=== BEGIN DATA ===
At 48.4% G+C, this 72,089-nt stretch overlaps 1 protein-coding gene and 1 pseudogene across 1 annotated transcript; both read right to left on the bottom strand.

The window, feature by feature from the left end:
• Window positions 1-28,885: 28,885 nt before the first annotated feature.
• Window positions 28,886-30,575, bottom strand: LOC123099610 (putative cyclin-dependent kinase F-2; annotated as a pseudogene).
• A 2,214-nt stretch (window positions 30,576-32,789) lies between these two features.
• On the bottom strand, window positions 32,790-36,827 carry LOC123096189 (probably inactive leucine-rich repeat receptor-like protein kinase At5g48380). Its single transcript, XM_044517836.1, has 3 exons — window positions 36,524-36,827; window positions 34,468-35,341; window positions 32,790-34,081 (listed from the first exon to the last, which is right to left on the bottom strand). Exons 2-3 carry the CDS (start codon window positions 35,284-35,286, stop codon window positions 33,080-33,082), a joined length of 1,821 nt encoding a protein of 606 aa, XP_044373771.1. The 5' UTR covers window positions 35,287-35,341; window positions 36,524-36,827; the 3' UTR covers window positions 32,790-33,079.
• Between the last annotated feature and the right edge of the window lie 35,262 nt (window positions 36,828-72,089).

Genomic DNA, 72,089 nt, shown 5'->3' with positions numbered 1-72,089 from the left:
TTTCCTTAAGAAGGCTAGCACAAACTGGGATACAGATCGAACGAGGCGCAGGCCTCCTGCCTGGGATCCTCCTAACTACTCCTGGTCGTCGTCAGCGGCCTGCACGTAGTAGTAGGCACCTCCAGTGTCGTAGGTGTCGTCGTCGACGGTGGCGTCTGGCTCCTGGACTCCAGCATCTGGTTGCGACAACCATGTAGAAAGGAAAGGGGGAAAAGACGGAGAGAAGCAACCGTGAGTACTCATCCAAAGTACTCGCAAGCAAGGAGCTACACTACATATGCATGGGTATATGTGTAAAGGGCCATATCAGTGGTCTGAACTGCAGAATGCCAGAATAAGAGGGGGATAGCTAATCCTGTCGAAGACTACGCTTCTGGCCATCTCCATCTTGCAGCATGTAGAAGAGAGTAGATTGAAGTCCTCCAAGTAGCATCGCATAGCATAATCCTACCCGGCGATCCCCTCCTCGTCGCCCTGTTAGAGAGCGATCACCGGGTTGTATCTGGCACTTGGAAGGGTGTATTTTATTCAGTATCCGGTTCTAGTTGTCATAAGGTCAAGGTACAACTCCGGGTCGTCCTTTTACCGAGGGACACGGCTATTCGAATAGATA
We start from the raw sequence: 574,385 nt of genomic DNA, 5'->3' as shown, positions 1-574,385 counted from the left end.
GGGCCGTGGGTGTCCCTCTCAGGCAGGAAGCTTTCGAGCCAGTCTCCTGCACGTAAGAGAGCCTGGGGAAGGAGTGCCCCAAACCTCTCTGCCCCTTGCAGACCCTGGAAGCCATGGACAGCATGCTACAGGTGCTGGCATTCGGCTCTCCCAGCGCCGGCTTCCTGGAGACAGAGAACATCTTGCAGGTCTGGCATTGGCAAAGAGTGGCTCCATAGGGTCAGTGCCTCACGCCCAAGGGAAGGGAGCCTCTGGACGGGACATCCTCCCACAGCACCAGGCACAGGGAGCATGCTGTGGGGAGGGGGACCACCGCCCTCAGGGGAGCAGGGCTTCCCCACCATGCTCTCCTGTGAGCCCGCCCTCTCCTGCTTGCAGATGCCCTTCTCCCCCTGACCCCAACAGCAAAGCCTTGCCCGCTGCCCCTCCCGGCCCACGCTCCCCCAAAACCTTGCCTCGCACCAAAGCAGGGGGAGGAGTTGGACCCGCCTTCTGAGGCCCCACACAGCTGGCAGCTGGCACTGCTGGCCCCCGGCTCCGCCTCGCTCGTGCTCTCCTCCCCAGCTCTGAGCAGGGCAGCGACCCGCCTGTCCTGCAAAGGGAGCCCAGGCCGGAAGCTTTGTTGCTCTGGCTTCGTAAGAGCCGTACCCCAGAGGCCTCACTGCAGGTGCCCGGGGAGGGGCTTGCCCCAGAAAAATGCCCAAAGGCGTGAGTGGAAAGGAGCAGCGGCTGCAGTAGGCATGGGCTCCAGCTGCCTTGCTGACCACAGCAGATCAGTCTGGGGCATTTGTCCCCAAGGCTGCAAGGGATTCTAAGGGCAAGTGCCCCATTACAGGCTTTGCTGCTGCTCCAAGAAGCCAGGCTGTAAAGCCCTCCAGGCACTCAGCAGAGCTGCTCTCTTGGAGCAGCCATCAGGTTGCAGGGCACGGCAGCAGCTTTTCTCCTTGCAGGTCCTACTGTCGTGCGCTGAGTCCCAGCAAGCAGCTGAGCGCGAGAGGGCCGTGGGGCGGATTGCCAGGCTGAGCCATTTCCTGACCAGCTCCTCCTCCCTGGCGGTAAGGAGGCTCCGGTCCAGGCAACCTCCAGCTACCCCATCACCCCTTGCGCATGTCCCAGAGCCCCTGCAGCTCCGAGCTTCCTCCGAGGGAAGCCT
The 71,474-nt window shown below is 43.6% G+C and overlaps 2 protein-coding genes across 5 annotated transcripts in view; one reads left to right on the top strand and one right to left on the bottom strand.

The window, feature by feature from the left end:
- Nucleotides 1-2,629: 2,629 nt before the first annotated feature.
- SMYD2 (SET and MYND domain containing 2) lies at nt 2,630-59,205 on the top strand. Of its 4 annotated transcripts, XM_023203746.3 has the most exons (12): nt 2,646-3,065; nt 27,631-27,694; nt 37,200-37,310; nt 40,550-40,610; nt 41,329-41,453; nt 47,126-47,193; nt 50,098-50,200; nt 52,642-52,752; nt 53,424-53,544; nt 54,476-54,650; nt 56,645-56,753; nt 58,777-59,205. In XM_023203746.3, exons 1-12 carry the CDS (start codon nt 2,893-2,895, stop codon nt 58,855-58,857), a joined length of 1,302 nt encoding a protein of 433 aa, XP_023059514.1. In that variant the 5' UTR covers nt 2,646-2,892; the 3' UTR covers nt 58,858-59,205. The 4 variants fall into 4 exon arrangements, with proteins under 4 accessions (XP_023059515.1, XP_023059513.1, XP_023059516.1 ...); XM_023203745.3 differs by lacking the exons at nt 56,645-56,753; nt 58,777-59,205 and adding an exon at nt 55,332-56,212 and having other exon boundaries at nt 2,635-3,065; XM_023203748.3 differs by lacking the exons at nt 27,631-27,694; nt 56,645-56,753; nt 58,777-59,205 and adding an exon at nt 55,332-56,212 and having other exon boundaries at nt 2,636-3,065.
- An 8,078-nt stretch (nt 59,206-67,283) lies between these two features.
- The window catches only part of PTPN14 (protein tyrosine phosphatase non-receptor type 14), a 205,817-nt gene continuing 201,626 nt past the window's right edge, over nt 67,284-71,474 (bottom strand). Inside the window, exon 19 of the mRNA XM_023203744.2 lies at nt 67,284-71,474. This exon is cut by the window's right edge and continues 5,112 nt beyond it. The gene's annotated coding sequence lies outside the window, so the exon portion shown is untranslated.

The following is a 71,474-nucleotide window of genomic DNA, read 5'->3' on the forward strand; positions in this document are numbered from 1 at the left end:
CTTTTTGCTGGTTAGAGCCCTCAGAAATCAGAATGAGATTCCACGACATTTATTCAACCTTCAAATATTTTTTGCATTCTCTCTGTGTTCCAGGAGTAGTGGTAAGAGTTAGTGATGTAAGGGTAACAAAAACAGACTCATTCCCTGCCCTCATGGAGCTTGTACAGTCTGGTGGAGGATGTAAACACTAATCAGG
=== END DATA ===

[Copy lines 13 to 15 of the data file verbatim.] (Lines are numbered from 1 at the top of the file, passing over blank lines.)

The window, feature by feature from the left end:
- Nucleotides 1-2,629: 2,629 nt before the first annotated feature.
- SMYD2 (SET and MYND domain containing 2) lies at nt 2,630-59,205 on the top strand. Of its 4 annotated transcripts, XM_023203746.3 has the most exons (12): nt 2,646-3,065; nt 27,631-27,694; nt 37,200-37,310; nt 40,550-40,610; nt 41,329-41,453; nt 47,126-47,193; nt 50,098-50,200; nt 52,642-52,752; nt 53,424-53,544; nt 54,476-54,650; nt 56,645-56,753; nt 58,777-59,205. In XM_023203746.3, exons 1-12 carry the CDS (start codon nt 2,893-2,895, stop codon nt 58,855-58,857), a joined length of 1,302 nt encoding a protein of 433 aa, XP_023059514.1. In that variant the 5' UTR covers nt 2,646-2,892; the 3' UTR covers nt 58,858-59,205. The 4 variants fall into 4 exon arrangements, with proteins under 4 accessions (XP_023059515.1, XP_023059513.1, XP_023059516.1 ...); XM_023203745.3 differs by lacking the exons at nt 56,645-56,753; nt 58,777-59,205 and adding an exon at nt 55,332-56,212 and having other exon boundaries at nt 2,635-3,065; XM_023203748.3 differs by lacking the exons at nt 27,631-27,694; nt 56,645-56,753; nt 58,777-59,205 and adding an exon at nt 55,332-56,212 and having other exon boundaries at nt 2,636-3,065.